This proposed longitudinal investigation builds on, and significantly extends, our preliminary work focused on health-related quality-of-life (HRQoL) among sibling pediatric hematopoietic stem cell (HSC) donors. Although the use of minors as HSC donors is medically and legally accepted, recent policy statements by the American Academy of Pediatrics and our own preliminary work which found pediatric donor HRQoL deficits indicate that additional research in this area is critical. Our preliminary work found that ~20% of healthy pediatric donors experienced clinically important HRQoL deficits shortly before and up to one year following donation. In addition, parents over-estimated HRQoL of the donor child and this overestimation was particularly large for children with the poorest self-reported HRQoL. The overarching goal of this proposed investigation is to identify predictors of poor HRQoL among some sibling pediatric HSC donors. In addition, we will identify the most productive potential targets for, and content of, interventions or guideline changes to improve HRQoL. The study will generate a new, large cohort of sibling pediatric donors, their recipients and caregivers and three non-donor comparison groups. We will conduct interviews at pre-donation, and 4 weeks, 6 months and 1 year post-donation with 409 sibling pediatric HSC donors, their recipients and parents and three key comparison groups ? all nondonor siblings age 5-18 from the same family, nondonor siblings of patients receiving unrelated transplants, and a matched sample of healthy comparisons. Medical data from donors, recipients and transplant center data will be collected and merged with interview data. Analyses focus on hypotheses derived from the existing literature, our own preliminary work, and a multivariable model to determine which donor, recipient, family and center characteristics predict donor HRQoL. This investigation is significant because (a) pediatric HSC donation is increasing, (b) it focuses on a vulnerable group of healthy children being asked to undergo potential medical/psychological risk with no direct self-benefit, (c) it will provide critical information about predictors of poor HRQoL among pediatric donors, (d) it will disentangle whether observed HRQoL deficits are due to the donation process, to family dynamics, and/or to some other aspect of having a critically ill sibling, and (e) it will provide the basis for guidelines/interventions to mitigate the risk of poor donor HRQoL. The investigation is innovative because it will be the first to (a) examine pediatric HSC donor HRQoL in a large nationwide sample, (b) provide important and novel comparisons with nondonor children, (c) use an innovative application of group-based trajectory modeling to examine donor HRQoL, (d) comprehensively evaluate the effects of donor/recipient/family/transplant factors on pediatric donor HRQoL and (e) include a large ethnically diverse and Spanish-speaking sample. This investigation will advance our understanding of HRQoL among sibling pediatric HSC donors and their families and provide crucial information for the development of guidelines/interventions for this group.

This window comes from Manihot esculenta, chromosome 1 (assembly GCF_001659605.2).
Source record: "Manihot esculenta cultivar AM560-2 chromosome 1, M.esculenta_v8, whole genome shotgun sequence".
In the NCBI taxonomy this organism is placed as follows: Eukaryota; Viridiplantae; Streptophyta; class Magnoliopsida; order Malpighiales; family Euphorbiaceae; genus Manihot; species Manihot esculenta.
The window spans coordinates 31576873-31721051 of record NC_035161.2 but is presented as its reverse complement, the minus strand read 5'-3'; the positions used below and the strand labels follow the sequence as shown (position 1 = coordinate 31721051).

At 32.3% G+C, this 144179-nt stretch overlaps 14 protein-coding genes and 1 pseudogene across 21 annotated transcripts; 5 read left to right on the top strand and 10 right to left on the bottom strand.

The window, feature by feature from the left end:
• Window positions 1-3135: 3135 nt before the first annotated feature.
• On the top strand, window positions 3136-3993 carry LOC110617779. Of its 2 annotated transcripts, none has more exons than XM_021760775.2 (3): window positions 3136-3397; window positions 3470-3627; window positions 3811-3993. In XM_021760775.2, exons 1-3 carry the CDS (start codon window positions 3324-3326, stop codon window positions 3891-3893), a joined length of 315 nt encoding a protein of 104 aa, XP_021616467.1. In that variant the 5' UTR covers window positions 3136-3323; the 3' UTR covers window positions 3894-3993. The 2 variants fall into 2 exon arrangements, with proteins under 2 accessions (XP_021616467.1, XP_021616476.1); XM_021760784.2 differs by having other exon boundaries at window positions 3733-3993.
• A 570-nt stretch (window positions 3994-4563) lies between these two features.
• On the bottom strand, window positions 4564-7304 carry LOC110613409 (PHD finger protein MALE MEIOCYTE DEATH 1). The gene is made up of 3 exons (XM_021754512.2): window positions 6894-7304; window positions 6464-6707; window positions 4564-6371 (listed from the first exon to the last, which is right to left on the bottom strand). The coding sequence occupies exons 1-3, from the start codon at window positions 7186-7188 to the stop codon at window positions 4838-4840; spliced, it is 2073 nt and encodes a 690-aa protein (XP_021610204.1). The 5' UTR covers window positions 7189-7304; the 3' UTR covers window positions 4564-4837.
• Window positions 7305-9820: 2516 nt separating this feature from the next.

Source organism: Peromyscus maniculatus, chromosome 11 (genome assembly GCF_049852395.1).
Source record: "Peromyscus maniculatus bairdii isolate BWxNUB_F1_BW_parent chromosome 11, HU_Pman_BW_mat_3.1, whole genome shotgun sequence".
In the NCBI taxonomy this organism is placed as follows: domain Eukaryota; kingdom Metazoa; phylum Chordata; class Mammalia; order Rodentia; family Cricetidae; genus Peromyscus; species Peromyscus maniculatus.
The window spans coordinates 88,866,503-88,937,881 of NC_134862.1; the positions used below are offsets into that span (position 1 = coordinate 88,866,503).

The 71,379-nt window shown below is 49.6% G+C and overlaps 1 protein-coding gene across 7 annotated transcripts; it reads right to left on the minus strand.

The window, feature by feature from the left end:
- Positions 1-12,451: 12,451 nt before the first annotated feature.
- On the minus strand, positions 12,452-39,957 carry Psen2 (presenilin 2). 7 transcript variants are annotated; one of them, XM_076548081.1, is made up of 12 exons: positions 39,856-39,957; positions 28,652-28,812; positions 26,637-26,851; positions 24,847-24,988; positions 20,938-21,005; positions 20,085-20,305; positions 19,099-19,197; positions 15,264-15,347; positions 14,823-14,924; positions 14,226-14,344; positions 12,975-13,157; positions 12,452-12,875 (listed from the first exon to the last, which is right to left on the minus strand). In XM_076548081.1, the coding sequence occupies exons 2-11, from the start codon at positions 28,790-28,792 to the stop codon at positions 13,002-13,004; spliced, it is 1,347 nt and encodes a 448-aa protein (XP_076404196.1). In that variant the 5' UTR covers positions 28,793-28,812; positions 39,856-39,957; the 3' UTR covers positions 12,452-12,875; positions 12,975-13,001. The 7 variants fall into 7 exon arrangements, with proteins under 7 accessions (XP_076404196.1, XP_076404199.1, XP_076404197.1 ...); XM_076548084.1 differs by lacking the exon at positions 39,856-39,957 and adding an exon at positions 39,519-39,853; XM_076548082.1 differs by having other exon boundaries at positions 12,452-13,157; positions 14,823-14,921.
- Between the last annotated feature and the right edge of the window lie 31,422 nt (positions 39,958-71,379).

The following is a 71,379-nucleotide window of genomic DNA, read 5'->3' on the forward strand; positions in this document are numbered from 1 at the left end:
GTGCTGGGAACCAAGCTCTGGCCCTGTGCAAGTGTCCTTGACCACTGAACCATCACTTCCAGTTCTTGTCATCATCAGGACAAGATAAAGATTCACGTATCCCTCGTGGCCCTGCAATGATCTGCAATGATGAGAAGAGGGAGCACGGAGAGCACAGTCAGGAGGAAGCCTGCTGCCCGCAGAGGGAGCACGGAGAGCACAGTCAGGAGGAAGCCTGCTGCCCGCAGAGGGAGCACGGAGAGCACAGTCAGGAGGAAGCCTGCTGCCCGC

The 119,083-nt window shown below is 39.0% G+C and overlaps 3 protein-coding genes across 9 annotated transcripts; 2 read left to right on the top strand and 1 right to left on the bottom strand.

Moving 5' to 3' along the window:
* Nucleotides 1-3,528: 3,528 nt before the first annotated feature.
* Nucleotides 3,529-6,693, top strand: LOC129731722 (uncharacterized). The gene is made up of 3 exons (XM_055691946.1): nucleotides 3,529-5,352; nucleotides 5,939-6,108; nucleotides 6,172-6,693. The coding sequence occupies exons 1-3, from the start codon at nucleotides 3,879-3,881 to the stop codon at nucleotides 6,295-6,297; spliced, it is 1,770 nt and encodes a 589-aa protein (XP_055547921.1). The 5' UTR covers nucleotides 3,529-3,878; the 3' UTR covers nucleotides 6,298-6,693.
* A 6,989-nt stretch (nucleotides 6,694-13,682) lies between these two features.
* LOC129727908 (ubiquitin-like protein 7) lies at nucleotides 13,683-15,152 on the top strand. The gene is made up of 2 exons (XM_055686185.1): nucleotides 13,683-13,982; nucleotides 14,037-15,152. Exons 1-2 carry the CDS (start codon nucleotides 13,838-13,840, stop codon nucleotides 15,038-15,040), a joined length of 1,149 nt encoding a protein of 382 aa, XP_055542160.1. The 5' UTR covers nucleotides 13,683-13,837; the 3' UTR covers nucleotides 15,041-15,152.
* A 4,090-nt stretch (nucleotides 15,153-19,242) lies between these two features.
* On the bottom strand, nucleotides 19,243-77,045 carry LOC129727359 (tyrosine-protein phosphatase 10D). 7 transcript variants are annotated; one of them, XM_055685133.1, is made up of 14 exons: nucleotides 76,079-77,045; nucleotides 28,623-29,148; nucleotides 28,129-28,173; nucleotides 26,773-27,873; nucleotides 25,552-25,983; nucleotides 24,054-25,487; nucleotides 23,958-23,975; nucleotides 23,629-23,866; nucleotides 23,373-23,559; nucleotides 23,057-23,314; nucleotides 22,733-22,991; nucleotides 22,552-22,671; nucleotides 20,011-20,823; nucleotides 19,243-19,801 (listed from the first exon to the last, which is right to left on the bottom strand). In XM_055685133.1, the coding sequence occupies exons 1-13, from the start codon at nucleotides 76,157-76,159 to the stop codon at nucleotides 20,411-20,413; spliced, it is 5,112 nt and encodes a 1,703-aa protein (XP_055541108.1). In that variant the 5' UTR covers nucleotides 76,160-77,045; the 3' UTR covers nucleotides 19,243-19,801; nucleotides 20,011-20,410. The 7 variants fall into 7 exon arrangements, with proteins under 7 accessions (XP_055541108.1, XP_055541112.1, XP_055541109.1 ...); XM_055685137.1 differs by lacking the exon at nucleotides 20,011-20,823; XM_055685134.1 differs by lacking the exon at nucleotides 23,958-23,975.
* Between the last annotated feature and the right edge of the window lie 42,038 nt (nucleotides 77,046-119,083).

Public Health Relevance

This project focuses on the physical, psychological, and emotional experiences of children who donate stem cells to an ill sibling. We will be collecting information by telephone interview from (a) 409 child donors (ages 5-18), (b) 326 nondonor siblings from the same families, and (c) their parents/caregivers before, four weeks after, 6 months after and one year after they donate. The telephone interviews will focus on how the child experiences the donation physically and psychologically, how it affects their relationship with their sibling, and how having a donor child and an ill child affect the family as a whole. Findings will (a) help us identify what factors are related to better or worse quality-of-life for the donor following donation, and (b) provide information that will help us design interventions to improve quality-of-life in donors and their families.

National Institute of Health (NIH)
National Heart, Lung, and Blood Institute (NHLBI)
Research Project (R01)
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Behavioral Medicine, Interventions and Outcomes Study Section (BMIO)
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Tonkins, William P
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University of Pittsburgh
Internal Medicine/Medicine
Schools of Medicine
United States
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